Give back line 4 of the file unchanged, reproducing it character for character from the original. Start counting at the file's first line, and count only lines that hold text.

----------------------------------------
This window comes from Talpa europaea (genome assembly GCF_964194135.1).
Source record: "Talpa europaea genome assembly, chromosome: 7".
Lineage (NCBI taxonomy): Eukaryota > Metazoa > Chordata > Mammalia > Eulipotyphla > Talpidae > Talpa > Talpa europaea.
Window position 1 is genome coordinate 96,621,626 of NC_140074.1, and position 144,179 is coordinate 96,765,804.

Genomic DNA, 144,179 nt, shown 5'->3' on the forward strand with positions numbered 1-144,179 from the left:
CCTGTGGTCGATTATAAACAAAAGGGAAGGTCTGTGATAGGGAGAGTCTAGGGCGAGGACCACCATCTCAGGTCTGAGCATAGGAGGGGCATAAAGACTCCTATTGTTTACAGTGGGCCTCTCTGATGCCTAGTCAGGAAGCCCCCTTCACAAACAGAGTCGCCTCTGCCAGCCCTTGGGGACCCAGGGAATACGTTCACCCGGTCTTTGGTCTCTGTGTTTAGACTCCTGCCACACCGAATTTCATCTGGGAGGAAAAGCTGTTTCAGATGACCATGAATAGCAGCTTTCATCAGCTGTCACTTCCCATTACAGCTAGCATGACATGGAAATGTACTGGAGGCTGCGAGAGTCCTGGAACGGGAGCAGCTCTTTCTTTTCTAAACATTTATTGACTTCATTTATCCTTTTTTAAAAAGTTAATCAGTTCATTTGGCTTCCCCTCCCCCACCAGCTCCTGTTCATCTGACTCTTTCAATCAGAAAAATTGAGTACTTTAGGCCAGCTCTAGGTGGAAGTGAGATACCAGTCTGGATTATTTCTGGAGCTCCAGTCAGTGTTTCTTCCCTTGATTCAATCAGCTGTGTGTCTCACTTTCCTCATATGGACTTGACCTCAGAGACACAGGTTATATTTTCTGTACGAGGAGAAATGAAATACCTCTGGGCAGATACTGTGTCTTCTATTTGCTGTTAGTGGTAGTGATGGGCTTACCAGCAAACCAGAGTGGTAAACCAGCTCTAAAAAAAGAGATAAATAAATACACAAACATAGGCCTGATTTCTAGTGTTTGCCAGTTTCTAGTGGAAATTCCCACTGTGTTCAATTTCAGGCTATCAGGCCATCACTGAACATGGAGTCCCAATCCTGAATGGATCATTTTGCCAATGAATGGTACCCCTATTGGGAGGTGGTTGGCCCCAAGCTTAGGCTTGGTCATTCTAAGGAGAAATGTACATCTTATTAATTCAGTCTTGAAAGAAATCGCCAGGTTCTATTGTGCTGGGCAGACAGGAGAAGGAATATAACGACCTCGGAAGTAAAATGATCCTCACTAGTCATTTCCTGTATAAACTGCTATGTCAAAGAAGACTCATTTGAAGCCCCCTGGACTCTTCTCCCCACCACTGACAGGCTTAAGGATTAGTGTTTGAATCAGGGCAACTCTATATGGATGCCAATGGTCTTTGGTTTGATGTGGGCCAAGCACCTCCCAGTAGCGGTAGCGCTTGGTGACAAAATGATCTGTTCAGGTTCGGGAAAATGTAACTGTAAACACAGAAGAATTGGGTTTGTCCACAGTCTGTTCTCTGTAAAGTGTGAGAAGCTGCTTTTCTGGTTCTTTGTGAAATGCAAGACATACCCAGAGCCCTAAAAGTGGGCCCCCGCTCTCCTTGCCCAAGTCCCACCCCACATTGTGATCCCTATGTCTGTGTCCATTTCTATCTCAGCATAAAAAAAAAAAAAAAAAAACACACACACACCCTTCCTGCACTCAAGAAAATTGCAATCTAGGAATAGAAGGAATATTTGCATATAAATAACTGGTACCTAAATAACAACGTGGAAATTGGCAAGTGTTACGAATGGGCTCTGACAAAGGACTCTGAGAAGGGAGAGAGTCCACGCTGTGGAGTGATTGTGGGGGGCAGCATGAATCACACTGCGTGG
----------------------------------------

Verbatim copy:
Window position 1 is genome coordinate 96,621,626 of NC_140074.1, and position 144,179 is coordinate 96,765,804.